The Dadabhoy residence is nested in a 500 sq yard corner plot, shaded by the cover of foliage guarding its boundary. The architect has carved out a slender volume within the plot, creating large open spaces landscaped with plants and paved rock patios. The entrance to the house is lined with mock concrete timber planks set in smooth pebbles and framed by a row of fresh green bamboo leaves.  This promenade channels the visitor to the paved patio and main entrance to the house.

The thoughtful placing of each paver, the careful unfolding of views and the quiet transition of materials used signal the slower pace at which the architecture is experienced. In the marked absence of corridors, one room leads to another in graduated volumes of space, measures of lighting and size of openings. There is a concerted effort to ensure each room enjoys views out into the garden, receives natural light and aids the wind direction in ventilating the house.

An earthy palate of materials and tones of colors is used in the finishing of surfaces. The grey of the concrete frames the use of deep hues of golden timber and washed terrazzo. The harmony in the orchestration of a wide range of indoor and outdoor wall and floor treatments and carefully planned views out and into the house dissolves firm boundaries between spaces. Thus, despite the many types of entertaining and living spaces accommodated within the limited plot of land, each room is generously and appropriately sized for its use.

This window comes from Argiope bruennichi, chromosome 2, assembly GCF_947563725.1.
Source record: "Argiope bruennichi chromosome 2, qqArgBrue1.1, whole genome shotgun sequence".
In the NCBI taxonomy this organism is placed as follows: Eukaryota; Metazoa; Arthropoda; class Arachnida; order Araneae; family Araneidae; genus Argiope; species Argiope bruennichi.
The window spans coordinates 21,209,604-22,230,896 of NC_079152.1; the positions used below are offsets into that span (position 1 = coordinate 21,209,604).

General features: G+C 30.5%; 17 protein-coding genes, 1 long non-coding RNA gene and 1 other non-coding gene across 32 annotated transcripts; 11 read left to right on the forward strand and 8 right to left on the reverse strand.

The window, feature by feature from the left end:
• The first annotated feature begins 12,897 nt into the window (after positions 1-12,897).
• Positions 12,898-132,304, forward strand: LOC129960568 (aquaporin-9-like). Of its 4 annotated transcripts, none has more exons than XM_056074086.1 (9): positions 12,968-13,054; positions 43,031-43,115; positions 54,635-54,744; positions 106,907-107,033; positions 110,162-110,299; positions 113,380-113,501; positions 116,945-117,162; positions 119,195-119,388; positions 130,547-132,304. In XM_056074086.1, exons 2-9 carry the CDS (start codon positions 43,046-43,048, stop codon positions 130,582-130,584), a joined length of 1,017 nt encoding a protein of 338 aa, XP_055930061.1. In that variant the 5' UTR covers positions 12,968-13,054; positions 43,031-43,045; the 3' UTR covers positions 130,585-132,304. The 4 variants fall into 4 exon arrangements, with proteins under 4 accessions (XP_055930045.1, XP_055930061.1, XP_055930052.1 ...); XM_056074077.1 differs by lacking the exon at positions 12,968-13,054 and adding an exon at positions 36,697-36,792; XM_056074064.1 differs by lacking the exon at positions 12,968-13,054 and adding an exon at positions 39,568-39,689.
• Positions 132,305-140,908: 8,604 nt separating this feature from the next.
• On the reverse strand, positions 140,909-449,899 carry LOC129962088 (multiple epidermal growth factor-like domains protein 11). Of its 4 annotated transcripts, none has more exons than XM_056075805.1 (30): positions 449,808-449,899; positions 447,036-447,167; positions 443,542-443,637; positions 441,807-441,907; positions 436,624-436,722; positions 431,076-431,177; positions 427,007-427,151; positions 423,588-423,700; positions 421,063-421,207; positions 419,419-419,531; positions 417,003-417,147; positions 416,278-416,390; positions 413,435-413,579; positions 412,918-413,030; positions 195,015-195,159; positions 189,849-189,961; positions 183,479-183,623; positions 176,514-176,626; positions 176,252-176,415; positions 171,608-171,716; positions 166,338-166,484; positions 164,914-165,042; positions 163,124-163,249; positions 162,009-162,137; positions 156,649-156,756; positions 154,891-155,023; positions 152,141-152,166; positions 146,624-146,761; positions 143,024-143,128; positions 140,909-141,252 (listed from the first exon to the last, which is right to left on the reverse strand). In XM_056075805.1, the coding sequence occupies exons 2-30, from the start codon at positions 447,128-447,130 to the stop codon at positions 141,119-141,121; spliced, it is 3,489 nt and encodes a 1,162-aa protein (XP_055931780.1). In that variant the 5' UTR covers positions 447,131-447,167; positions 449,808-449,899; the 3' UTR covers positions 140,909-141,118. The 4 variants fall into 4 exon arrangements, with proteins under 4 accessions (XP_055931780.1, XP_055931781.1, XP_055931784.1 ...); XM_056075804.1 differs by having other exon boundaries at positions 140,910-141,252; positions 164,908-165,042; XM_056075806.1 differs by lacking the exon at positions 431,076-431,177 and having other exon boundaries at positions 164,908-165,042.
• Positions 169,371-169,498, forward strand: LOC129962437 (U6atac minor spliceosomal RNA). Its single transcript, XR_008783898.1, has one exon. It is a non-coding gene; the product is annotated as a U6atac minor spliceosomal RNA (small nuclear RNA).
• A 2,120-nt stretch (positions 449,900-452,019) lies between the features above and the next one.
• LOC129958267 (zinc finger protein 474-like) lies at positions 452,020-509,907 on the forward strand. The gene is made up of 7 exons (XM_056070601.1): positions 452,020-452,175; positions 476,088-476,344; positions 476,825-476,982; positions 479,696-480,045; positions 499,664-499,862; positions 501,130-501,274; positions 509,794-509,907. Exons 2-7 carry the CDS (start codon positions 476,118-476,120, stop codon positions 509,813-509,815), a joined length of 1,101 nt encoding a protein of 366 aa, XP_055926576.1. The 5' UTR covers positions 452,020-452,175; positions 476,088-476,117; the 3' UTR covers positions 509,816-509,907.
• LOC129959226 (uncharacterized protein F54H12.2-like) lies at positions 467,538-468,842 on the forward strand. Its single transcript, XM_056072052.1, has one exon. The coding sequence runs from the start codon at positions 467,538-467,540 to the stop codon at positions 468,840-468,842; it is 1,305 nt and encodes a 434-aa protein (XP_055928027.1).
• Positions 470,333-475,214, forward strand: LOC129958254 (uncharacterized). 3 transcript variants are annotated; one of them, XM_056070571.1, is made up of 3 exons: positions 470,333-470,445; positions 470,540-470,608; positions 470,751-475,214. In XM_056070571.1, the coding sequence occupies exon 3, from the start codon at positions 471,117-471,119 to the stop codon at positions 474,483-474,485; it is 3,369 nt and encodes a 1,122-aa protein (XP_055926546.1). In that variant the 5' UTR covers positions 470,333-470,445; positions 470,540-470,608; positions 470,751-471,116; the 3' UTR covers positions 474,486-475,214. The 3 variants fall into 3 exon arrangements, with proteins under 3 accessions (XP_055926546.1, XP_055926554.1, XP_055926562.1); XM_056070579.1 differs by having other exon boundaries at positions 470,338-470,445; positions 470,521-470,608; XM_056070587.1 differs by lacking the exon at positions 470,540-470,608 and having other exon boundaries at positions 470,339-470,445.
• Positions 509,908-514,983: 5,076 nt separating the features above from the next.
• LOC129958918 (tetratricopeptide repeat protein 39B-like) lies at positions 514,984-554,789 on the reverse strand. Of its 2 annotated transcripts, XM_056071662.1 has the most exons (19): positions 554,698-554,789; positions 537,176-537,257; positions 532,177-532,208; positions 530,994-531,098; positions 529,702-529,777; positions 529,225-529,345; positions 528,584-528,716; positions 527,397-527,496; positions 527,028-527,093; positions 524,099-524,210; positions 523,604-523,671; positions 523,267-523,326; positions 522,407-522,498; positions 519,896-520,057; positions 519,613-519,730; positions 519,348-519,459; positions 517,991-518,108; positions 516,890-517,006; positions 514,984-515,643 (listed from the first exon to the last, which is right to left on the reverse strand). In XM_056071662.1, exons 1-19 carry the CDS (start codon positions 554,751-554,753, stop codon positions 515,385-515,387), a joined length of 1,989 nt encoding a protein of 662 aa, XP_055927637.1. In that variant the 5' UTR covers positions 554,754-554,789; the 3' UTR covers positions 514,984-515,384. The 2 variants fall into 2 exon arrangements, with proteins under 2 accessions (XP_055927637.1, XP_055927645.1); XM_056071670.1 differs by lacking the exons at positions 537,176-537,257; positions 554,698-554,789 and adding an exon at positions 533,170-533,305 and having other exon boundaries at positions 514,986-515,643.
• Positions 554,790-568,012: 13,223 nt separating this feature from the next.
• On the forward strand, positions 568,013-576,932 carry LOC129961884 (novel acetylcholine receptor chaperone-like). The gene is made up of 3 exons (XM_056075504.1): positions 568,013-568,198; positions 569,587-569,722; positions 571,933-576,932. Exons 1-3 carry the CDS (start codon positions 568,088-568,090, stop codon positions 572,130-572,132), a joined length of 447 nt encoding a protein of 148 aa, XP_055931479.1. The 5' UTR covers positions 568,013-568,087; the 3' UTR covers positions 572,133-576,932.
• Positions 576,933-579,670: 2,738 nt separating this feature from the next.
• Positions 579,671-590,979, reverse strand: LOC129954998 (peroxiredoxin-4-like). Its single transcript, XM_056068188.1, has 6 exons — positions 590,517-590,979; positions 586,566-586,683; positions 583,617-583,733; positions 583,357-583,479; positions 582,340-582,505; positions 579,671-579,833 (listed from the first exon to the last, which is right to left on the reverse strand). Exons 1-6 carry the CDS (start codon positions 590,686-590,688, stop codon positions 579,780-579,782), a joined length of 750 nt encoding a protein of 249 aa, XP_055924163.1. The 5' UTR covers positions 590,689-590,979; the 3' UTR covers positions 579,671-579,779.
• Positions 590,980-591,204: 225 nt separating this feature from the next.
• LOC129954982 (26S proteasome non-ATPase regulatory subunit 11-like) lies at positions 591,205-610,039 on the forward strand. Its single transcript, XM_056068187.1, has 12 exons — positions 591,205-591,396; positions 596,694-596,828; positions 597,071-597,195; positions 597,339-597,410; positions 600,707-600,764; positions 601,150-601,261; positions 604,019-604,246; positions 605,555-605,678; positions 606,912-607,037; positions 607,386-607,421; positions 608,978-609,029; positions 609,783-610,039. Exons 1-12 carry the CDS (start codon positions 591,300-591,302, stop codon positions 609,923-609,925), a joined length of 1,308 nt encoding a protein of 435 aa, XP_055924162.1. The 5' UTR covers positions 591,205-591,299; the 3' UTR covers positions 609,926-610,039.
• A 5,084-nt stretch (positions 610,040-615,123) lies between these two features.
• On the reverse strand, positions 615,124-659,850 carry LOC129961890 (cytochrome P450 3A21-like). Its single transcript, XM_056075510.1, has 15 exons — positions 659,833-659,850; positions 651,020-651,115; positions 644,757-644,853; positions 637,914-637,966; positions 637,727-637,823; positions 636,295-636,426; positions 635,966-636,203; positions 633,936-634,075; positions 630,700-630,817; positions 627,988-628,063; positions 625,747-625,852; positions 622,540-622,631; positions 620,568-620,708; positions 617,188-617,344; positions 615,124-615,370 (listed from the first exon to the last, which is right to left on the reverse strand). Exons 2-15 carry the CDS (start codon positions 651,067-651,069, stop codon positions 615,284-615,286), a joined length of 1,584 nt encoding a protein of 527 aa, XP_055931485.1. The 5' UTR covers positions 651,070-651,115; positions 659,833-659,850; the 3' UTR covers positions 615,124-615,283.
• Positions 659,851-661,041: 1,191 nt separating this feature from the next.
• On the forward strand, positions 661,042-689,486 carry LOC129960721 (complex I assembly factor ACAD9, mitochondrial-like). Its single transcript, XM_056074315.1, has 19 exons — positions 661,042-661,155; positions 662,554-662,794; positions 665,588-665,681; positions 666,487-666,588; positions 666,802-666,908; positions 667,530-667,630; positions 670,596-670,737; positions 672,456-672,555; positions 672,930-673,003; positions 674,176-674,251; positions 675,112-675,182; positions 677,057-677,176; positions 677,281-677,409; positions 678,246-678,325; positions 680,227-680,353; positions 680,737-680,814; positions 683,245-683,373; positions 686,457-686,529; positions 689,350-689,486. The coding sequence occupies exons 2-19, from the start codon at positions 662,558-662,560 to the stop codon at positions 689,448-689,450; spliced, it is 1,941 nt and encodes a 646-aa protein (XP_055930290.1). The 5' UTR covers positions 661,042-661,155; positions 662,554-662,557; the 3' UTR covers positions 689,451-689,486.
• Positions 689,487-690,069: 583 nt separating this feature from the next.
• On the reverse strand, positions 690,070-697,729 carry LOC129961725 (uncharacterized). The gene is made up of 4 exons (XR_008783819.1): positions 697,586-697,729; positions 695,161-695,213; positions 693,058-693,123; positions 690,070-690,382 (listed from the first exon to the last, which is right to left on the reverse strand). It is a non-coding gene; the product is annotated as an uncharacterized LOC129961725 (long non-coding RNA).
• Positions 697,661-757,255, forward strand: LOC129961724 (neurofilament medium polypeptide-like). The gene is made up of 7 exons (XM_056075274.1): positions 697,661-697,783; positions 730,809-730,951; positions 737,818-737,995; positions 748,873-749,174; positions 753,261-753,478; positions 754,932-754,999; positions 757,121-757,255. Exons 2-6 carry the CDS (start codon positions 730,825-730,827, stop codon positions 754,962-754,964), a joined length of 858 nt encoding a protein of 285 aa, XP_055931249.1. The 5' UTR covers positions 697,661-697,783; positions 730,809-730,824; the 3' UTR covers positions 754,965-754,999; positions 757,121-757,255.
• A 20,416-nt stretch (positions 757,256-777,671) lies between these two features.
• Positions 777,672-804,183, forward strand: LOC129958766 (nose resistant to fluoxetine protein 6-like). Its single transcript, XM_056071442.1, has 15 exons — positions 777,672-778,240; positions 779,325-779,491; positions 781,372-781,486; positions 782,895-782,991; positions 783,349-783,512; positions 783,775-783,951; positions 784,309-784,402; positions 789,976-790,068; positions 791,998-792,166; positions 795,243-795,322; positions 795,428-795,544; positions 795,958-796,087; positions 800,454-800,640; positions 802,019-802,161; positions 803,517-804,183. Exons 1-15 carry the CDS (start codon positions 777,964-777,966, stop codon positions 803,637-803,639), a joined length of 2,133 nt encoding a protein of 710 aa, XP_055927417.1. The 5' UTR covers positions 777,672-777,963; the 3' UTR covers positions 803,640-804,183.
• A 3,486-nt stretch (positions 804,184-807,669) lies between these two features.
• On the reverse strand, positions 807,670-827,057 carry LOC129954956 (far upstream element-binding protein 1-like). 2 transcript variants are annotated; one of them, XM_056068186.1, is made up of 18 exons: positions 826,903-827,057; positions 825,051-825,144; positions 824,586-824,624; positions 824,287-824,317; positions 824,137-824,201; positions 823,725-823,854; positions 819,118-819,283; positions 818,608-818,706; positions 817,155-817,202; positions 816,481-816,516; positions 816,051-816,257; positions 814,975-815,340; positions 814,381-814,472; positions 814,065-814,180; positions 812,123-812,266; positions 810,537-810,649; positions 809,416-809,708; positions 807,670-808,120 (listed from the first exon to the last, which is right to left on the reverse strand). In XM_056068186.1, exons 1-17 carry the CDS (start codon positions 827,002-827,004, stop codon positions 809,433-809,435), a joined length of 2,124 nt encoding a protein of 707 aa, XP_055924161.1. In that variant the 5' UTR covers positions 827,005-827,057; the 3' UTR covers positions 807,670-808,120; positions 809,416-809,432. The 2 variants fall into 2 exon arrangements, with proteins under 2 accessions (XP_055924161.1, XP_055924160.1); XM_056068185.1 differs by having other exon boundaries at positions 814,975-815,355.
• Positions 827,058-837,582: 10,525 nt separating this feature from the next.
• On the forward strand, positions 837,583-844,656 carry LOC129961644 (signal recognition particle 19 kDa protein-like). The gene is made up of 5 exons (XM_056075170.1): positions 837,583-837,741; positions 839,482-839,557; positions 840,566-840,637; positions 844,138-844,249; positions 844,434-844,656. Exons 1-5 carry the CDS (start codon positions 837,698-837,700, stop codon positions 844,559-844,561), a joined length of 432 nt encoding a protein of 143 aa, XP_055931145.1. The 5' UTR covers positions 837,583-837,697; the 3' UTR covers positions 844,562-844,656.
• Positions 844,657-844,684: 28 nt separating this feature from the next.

The architect has evidently also lent her expertise in the design of the interiors as building in furniture into the structure of the house to maximize the use of space. Straight, repetitive and sharp lines in the structure of the building are softened with handmade and customized furnishings within the house: the jhoola in the courtyard, the carved lever handle on a window frame, jute sandwiched between double glazed glass screens.

The plan of the house has been organized to define the circulation of visitors and screens to guard views across spaces to accommodate the need for ‘purdah’ between public and private spaces as her work consistently addresses the clients brief.